Bars, clubs and live venues
Surveys have shown that a vast majority of the Viennese are safely tucked up in bed by as early as 10pm. Meanwhile, however, a hard core stay up until very early in the morning - in fact it's quite possible to keep drinking round the clock. Vienna's late-night bars are concentrated in three main areas, the most famous of which is the so-called Bermuda Triangle , or Bermuda Dreieck , which focuses on Rabensteig, Seitenstetten-gasse, Ruprechtsplatz and the streets around. The emergence of the Triangle in the 1980s helped kick-start Vienna's nightlife out of its stupor, though the area has become a victim of its own success. That said, such is the variety packed into these few streets that you're bound to find somewhere that appeals.
The two other areas worth exploring are the Naschmarkt , where late-night licences abound, and Neubau's Spittelberg area - the narrow streets between Burggasse and Siebensterngasse, behind Messepalast - which has the highest concentration of late-night drinking holes, many of which double as restaurants and cafés.
Vienna's club scene is very small indeed for a city of 1.5 million. Dance culture, such as one would find in, say, London, is restricted to just a few venues. Aside from discos, the majority of Vienna's clubs are, in fact, bars, which either occasionally, or regularly, have live bands, or, more often than not, resident DJs spinning discs (both danceable and non-danceable). As it's so difficult to differentiate between what is a bar, what's a club and what's a live venue, we've simply organized the listings by area. To find out what's on at Vienna's clubs, check out the numerous flyers as well as the "Musik-U" section and "Party-Timer" calendar in the weekly listings tabloid Falter . Drink prices are relatively high - bars in the Bermuda Triangle tend to charge öS40/?2.91 and upwards for a Krügerl (half-litre) - but in those clubs where there is an admission charge, it's rarely more than öS100/?7.27.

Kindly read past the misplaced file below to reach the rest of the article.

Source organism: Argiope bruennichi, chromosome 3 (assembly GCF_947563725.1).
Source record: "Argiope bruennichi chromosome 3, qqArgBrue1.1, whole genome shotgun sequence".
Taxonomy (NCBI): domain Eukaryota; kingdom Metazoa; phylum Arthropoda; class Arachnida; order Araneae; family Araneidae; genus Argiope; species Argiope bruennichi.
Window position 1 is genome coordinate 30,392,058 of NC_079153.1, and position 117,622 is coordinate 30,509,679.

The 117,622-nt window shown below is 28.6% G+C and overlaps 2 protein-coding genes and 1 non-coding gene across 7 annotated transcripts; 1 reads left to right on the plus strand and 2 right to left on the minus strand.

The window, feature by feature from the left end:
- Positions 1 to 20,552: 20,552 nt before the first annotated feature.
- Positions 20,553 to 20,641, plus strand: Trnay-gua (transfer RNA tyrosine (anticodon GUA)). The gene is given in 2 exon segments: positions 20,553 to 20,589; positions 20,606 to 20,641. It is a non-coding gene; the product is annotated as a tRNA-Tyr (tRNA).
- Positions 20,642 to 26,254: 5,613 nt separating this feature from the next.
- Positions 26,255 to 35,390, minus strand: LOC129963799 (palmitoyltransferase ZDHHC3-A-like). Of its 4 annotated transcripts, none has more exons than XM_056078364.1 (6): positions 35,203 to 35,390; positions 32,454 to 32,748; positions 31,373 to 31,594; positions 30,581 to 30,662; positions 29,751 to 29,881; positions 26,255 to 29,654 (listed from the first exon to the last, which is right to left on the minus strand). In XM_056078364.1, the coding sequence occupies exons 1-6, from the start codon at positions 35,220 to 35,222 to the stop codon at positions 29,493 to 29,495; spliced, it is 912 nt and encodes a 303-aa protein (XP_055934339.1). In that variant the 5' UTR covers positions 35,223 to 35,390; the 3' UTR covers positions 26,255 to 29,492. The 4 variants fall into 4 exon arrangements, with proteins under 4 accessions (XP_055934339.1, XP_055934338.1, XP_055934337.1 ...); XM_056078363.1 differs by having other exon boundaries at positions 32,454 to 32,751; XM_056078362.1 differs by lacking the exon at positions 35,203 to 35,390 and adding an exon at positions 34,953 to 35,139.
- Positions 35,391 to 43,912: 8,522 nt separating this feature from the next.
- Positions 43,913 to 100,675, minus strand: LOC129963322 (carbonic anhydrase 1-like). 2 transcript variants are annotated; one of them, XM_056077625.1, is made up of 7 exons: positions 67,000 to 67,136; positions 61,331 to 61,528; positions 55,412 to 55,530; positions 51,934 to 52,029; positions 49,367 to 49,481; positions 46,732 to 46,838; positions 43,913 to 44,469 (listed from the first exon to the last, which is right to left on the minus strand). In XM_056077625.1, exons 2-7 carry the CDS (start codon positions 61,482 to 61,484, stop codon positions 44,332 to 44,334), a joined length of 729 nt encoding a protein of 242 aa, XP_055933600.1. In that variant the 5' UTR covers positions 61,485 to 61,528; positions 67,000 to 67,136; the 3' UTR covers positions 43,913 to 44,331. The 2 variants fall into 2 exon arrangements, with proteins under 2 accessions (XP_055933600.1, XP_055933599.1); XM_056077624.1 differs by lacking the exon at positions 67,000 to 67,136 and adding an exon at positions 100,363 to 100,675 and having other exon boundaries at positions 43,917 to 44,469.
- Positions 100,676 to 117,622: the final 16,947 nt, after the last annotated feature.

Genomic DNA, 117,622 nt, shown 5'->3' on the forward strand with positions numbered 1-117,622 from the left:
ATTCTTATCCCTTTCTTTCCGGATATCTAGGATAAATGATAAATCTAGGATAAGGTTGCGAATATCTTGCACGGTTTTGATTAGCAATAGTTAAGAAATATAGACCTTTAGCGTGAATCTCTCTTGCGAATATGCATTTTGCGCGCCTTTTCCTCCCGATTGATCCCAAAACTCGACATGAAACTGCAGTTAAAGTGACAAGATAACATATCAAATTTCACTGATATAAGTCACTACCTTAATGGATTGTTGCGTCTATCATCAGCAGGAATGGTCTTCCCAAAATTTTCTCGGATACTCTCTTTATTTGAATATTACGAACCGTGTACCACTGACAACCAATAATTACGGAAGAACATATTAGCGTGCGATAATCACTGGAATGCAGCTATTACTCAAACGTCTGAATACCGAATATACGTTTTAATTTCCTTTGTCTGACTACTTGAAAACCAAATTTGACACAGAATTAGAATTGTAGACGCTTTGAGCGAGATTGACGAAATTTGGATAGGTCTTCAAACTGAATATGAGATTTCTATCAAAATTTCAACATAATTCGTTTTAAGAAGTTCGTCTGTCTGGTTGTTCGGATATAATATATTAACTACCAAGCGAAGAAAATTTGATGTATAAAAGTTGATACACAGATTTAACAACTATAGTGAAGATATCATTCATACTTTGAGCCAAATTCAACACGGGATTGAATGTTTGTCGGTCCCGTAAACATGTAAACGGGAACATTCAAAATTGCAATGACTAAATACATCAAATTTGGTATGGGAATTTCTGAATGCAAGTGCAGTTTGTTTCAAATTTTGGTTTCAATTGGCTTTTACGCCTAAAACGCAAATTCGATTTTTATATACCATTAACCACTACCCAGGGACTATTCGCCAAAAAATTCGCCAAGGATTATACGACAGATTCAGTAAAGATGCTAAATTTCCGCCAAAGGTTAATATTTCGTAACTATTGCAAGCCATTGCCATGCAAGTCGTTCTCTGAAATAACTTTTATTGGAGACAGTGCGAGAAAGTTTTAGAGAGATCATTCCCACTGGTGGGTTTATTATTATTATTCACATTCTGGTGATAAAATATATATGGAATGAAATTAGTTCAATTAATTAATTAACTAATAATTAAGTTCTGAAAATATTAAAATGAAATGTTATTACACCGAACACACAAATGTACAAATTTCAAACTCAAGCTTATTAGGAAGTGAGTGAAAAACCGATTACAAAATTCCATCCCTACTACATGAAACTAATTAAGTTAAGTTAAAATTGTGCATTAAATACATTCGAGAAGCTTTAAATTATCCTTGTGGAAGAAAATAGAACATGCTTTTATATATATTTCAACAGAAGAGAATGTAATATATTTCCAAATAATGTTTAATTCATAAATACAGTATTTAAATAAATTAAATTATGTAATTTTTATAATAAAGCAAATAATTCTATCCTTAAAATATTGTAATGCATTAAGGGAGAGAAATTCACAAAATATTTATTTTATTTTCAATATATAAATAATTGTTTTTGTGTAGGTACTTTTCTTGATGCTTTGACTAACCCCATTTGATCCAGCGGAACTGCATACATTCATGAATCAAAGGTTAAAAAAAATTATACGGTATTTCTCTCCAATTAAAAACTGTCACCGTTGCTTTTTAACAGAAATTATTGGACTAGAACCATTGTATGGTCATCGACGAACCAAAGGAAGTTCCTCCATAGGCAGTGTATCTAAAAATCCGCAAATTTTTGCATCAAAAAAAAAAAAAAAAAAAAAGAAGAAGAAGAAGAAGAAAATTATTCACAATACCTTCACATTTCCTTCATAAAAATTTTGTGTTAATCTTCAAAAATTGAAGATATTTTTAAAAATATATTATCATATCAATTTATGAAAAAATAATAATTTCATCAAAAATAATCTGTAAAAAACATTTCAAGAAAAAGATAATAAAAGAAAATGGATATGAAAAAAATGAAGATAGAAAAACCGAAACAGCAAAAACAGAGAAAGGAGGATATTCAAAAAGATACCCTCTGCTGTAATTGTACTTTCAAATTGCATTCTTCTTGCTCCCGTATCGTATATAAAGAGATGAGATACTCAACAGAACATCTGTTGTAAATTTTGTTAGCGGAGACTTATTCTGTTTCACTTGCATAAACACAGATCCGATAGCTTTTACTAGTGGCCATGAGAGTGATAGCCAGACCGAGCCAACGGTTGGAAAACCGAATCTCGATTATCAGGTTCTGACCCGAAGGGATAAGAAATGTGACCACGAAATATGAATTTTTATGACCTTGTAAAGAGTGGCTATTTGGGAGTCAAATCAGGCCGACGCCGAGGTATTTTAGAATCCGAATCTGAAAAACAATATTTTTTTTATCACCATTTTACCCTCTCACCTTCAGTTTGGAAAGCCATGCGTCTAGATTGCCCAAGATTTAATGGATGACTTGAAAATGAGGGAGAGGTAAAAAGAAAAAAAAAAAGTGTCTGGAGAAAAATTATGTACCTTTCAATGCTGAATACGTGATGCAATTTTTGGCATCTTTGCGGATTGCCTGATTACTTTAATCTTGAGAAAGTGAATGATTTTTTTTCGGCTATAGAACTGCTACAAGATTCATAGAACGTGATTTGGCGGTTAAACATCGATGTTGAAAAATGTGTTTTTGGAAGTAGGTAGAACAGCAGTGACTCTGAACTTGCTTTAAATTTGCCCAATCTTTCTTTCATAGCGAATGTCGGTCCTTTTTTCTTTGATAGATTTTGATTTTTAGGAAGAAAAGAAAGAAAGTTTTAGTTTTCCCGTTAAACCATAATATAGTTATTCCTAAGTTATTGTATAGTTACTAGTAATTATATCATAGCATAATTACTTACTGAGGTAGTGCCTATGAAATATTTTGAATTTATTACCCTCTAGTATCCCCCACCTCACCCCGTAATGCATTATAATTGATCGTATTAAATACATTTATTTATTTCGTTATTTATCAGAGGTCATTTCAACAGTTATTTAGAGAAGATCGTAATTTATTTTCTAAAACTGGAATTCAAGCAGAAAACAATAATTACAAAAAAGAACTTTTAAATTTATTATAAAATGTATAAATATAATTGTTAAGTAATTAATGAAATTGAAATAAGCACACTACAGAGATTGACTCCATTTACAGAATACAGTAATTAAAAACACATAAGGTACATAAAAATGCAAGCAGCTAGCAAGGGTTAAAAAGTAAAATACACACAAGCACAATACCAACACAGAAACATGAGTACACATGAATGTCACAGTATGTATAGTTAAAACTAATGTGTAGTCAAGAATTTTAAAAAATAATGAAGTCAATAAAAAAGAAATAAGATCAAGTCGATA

The performing arts
Vienna prides itself on its musical associations, and classical music and opera, in particular, are heavily subsidized by the Austrian state. The chief cultural festival - featuring opera, music and theatre - is the Wiener Festwochen ( www.festwochen.or.at ), which lasts from early May until mid-June. In July and August, when the Vienna Philharmonic go on tour, the Klangbogen (Summer Music Festival) pulls in guest orchestras and more opera, while on the Donauinsel, on one weekend in August, there's a huge free pop festival, known as the Donauinselfest organized by the SPÖ. The city's film festival, or Viennale ( www.Viennale.or.at ), runs for two weeks from mid-October, followed shortly afterwards by the Wien Modern festival of contemporary classical music in early November. But by far the busiest time of the year is Fasching , Vienna's ball season, which begins on November 11, and continues until Ash Wednesday the following year. To find out what's on in Fasching, pick up a Wiener Ballkalender ( www.ball.at ) from the tourist office in the months leading up to and during the season.